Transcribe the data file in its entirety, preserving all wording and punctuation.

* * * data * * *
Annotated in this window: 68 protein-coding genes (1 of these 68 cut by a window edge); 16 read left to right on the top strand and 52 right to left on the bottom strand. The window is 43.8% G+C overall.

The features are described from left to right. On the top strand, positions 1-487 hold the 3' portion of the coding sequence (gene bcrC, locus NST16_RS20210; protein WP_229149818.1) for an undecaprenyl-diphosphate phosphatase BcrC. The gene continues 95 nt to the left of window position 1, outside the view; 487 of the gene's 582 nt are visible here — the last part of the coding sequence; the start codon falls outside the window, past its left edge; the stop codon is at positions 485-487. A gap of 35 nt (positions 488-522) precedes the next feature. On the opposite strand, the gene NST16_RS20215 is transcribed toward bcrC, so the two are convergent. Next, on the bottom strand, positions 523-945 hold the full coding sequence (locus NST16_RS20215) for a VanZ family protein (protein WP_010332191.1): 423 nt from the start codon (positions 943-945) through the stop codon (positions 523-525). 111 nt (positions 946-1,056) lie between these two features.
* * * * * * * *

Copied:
Annotated in this window: 68 protein-coding genes (1 of these 68 cut by a window edge); 16 read left to right on the top strand and 52 right to left on the bottom strand. The window is 43.8% G+C overall.

The features are described from left to right. On the top strand, positions 1-487 hold the 3' portion of the coding sequence (gene bcrC, locus NST16_RS20210; protein WP_229149818.1) for an undecaprenyl-diphosphate phosphatase BcrC. The gene continues 95 nt to the left of window position 1, outside the view; 487 of the gene's 582 nt are visible here — the last part of the coding sequence; the start codon falls outside the window, past its left edge; the stop codon is at positions 485-487. A gap of 35 nt (positions 488-522) precedes the next feature. On the opposite strand, the gene NST16_RS20215 is transcribed toward bcrC, so the two are convergent. Next, on the bottom strand, positions 523-945 hold the full coding sequence (locus NST16_RS20215) for a VanZ family protein (protein WP_010332191.1): 423 nt from the start codon (positions 943-945) through the stop codon (positions 523-525). 111 nt (positions 946-1,056) lie between these two features.